Keep your chain on the straight and narrow

Straight chainThere’s an art to choosing the right gear called “riding a straight chain”. It reduces the risk of throwing your chain off the sprockets when you change gears and it looks after your hip pocket because there’s less wear and tear on your components.

Riding a straight chain is literally about choosing the right gear to keep your chain straight. Isn’t it always straight? Take a look at what it does as you move up and down your gears. You’ll see the angle changes. Most mountain and hybrid bikes have three chain rings and between five and nine sprockets on the freewheel at the back. Sight down your chain and you’ll see the big chain ring (at the front) lines up with the small sprockets (at the back), the small chain ring with the big sprockets.

A simple rule of thumb keeps things straight. When you’re in the small chain ring avoid using the last three small sprockets. When you’re in the middle chain ring, keep away from both the largest and smallest sprockets. And when you’re in the big chain ring leave the three large sprockets free.

That’s all very well, but if what if I need that gear? Gears are all about the ratio between the front chain ring and the rear sprocket. That ratio determines how far you travel with each revolution of the pedals. Mountain and hybrid bikes can have up to 27 gears using three chain rings and nine sprocket combinations. But some of these gears have ratios that are very similar, so each turn of the pedals propels you the same distance.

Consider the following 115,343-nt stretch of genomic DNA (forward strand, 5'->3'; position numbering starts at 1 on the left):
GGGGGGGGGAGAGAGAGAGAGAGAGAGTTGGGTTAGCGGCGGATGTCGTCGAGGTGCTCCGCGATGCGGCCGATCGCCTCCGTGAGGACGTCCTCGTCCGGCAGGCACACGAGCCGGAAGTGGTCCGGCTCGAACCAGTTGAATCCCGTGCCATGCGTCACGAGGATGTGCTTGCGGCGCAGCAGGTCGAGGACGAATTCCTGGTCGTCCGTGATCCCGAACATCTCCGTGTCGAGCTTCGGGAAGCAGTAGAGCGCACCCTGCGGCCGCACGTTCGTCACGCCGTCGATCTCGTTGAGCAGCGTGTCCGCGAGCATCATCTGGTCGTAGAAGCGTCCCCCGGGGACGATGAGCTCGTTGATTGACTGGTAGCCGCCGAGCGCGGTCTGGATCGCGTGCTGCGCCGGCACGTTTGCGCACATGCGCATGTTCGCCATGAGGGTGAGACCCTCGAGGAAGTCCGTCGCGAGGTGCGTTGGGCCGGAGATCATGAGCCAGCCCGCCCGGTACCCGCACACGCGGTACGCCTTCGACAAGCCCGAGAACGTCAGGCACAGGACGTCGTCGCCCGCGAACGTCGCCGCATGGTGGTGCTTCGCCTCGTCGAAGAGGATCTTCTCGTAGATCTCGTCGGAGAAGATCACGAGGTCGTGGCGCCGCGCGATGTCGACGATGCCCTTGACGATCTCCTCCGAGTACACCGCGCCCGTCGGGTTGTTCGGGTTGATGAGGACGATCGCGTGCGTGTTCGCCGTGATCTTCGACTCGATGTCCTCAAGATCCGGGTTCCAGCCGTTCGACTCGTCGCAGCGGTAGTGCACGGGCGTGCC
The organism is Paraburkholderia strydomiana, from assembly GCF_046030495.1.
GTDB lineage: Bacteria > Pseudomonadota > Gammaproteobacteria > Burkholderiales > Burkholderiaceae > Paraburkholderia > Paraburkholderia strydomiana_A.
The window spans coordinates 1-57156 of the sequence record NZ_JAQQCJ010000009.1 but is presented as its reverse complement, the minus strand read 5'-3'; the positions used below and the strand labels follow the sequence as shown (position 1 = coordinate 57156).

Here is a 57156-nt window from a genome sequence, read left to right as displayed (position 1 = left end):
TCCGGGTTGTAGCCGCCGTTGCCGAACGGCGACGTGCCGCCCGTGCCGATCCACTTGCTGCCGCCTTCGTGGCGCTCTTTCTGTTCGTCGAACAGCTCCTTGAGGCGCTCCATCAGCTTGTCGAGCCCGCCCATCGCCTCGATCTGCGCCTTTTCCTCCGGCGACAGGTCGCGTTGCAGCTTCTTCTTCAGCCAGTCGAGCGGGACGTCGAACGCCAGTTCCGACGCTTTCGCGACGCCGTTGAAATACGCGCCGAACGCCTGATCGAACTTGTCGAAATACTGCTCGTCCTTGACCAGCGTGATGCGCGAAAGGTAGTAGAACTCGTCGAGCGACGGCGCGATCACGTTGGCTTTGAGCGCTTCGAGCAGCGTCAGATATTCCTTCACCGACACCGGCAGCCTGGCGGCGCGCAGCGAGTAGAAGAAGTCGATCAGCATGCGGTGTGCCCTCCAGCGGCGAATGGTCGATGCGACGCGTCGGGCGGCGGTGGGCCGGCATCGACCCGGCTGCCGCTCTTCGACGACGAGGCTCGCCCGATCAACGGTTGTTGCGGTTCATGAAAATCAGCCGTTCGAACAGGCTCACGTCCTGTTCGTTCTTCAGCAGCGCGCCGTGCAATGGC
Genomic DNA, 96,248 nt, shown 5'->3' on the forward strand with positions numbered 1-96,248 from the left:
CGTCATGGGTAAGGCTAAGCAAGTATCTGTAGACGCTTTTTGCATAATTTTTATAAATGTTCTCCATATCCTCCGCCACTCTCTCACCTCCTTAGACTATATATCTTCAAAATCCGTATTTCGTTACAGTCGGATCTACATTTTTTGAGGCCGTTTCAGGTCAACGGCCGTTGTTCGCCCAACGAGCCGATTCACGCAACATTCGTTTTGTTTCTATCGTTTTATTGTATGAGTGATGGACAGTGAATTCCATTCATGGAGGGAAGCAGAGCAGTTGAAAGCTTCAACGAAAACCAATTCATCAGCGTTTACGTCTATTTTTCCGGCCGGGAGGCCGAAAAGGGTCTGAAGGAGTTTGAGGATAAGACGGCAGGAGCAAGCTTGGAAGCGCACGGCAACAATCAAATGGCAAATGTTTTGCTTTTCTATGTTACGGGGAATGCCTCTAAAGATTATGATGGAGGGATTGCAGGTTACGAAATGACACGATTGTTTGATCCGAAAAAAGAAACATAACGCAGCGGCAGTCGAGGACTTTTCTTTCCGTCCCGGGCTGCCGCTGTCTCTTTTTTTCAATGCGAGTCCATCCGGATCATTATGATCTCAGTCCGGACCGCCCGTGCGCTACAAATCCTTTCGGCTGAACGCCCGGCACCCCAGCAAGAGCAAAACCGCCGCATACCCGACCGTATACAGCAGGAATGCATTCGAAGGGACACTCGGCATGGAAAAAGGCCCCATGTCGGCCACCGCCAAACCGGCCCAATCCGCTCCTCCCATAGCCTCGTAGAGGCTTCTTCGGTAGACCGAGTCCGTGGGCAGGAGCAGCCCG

(no. teeth)
Chain ring
(no. teeth)
Ratio Distanced travelled
11 (smallest and bottom) 28 (smallest) 1:2.55 68.7
15 (mid range) 38 (middle) 1:2.53 68.4
20 (couple from the top) 48 (largest) 1:2.4 64.8

Three combinations of sprockets and chain rings give you basically the same “gear”

So why would you choose one over the others? Remember your straight chain? In this case, the middle option gives you the straightest chain. It also gives you more options for shifting up and down as your speed increases or decreases. And that’s what you want to achieve.

Knowing when to change the front rings is the key. These give you a sudden, large change in ratio, which can make pedalling too hard or too easy and you loose momentum quickly. Keeping your chain straight keeps you in closer touch with similar ratios and helps avoid those difficulties. Experiment and you’ll soon get the feel of it.

See you on the road soon, God willing. Eddie Barkla

First published in the Bendigo Weekly Friday 29 September 2006


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